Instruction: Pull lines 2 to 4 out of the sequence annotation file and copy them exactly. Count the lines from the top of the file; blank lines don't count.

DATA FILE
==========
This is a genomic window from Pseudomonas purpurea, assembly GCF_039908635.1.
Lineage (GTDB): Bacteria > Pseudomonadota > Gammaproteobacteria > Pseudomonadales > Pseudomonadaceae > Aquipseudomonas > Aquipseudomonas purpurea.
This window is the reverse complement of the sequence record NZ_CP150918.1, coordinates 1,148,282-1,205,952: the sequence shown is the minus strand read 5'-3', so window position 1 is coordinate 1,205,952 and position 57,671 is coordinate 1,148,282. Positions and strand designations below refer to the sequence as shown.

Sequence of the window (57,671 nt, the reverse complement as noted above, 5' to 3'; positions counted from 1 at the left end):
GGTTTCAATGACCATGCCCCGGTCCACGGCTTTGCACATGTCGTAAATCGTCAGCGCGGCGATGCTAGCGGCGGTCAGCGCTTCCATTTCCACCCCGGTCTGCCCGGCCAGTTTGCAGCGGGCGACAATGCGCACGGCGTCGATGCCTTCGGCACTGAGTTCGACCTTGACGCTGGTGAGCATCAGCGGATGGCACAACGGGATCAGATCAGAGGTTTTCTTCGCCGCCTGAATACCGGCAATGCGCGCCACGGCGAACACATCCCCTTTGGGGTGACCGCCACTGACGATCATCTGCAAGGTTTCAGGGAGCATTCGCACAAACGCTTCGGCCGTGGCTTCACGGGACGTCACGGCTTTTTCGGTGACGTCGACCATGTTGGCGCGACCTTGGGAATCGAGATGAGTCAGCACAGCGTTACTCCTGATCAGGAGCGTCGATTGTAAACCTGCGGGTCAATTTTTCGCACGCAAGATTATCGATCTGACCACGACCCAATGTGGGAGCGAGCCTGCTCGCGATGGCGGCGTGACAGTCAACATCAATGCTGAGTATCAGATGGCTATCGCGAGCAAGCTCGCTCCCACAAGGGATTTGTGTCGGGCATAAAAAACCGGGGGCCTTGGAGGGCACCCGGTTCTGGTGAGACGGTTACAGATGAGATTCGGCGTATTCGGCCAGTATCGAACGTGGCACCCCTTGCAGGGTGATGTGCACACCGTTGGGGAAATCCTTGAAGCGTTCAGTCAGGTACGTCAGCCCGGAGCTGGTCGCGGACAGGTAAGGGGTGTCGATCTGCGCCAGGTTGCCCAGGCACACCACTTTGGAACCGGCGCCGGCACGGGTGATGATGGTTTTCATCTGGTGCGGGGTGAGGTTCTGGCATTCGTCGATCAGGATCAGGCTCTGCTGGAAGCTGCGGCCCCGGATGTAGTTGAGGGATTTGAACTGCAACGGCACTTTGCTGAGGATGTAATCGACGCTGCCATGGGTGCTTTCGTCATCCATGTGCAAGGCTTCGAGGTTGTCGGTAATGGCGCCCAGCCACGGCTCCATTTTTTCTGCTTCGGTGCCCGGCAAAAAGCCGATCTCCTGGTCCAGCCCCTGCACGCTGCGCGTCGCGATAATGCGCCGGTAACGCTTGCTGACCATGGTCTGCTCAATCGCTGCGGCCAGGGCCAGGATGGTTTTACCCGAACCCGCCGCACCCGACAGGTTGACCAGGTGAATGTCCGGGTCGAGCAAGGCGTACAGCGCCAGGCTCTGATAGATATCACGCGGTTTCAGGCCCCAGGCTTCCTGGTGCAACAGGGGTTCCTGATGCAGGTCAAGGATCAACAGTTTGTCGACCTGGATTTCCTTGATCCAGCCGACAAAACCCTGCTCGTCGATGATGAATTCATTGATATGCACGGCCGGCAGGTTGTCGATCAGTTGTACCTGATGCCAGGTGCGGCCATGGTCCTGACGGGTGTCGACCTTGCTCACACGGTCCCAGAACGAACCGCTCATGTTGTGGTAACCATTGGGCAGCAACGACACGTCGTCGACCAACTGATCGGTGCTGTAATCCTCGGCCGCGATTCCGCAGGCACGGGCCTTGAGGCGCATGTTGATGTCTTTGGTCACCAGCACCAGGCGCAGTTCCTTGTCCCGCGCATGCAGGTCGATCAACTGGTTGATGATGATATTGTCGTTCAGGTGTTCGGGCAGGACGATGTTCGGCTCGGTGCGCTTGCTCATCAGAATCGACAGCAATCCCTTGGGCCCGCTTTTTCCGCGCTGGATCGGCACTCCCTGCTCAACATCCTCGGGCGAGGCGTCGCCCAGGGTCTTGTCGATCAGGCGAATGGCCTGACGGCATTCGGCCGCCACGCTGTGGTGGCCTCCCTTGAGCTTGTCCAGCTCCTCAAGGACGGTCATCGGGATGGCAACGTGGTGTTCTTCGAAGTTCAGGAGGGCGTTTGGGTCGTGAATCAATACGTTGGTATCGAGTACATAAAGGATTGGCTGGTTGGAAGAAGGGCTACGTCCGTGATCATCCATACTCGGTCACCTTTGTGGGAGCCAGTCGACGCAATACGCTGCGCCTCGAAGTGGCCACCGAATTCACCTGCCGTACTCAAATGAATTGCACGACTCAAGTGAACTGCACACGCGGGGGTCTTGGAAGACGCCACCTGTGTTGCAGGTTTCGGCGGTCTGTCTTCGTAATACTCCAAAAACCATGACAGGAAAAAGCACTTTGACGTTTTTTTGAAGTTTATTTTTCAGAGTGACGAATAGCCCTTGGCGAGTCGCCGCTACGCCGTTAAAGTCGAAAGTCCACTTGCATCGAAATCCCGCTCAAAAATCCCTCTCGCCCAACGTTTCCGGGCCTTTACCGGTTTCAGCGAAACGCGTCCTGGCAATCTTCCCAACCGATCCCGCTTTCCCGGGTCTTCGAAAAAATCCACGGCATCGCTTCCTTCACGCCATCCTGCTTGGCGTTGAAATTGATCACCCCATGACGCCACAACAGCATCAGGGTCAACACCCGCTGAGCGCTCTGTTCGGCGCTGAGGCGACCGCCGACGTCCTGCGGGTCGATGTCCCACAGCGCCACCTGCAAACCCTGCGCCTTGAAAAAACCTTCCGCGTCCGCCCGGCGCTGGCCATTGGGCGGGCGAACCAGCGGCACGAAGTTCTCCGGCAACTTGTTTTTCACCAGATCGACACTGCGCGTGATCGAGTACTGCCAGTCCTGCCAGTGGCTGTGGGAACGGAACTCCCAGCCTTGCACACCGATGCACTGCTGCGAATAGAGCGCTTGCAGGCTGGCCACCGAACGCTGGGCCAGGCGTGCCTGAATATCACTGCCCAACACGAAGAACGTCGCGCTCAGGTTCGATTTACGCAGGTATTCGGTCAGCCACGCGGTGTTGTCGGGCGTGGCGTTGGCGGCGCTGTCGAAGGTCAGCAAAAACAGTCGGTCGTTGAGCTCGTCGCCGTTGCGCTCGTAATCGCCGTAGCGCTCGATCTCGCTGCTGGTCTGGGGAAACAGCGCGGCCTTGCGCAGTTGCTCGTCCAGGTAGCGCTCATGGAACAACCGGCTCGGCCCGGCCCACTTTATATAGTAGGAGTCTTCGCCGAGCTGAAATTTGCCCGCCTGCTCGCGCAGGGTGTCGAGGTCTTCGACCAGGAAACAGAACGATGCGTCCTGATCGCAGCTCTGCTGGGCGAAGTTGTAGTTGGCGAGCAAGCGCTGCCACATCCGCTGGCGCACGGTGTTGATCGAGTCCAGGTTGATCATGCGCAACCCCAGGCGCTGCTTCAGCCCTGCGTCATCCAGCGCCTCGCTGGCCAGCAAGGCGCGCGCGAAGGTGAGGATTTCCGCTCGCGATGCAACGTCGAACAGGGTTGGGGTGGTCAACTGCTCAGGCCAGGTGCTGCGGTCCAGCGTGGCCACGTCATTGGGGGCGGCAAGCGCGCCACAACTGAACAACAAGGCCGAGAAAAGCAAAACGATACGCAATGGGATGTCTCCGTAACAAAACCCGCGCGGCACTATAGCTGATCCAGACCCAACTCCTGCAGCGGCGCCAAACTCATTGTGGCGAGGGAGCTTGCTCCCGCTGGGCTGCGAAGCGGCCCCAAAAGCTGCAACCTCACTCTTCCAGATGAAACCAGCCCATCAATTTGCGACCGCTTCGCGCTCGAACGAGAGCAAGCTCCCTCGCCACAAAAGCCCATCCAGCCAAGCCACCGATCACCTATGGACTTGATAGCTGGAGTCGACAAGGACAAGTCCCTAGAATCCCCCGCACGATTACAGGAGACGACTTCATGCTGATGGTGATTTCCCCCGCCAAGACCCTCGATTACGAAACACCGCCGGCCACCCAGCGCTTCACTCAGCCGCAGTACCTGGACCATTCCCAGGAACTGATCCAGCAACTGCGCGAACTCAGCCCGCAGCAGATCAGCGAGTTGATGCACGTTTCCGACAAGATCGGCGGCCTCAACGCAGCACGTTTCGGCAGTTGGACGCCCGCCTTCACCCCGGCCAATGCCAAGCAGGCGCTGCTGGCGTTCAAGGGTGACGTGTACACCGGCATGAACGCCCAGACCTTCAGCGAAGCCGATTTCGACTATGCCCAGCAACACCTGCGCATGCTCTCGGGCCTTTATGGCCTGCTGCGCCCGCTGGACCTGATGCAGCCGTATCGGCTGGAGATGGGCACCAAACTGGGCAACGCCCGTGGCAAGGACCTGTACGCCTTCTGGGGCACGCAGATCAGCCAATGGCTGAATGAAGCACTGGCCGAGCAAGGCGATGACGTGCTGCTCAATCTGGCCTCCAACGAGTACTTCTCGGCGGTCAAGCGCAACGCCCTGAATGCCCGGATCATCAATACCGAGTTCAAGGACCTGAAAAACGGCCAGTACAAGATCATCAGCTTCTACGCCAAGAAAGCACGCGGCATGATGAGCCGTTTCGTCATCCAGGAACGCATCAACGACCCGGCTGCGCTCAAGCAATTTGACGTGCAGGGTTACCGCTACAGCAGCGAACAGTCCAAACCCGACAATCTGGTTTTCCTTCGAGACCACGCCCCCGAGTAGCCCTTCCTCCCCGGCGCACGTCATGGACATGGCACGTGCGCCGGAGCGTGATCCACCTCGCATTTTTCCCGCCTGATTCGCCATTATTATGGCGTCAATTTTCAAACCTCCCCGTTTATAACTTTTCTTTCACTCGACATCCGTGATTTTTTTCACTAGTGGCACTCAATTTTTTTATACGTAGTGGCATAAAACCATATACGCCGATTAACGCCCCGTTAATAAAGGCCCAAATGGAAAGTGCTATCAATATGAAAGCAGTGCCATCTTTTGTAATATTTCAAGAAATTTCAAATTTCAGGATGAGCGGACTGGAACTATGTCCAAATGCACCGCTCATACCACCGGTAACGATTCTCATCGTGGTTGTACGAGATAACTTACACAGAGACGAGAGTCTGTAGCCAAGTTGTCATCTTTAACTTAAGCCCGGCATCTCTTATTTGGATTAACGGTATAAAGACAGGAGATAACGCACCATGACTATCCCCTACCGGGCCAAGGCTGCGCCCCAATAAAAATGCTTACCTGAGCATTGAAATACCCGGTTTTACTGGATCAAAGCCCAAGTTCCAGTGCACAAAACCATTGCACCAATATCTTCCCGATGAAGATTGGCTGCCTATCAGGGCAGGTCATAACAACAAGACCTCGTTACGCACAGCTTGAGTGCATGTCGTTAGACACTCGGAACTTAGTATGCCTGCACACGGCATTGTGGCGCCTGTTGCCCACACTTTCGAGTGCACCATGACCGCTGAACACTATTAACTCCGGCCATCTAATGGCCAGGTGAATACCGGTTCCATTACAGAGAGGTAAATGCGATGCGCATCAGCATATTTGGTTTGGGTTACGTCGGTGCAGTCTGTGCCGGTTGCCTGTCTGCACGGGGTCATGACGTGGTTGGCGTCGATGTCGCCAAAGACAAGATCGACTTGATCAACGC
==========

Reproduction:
Lineage (GTDB): Bacteria > Pseudomonadota > Gammaproteobacteria > Pseudomonadales > Pseudomonadaceae > Aquipseudomonas > Aquipseudomonas purpurea.
This window is the reverse complement of the sequence record NZ_CP150918.1, coordinates 1,148,282-1,205,952: the sequence shown is the minus strand read 5'-3', so window position 1 is coordinate 1,205,952 and position 57,671 is coordinate 1,148,282. Positions and strand designations below refer to the sequence as shown.

Sequence of the window (57,671 nt, the reverse complement as noted above, 5' to 3'; positions counted from 1 at the left end):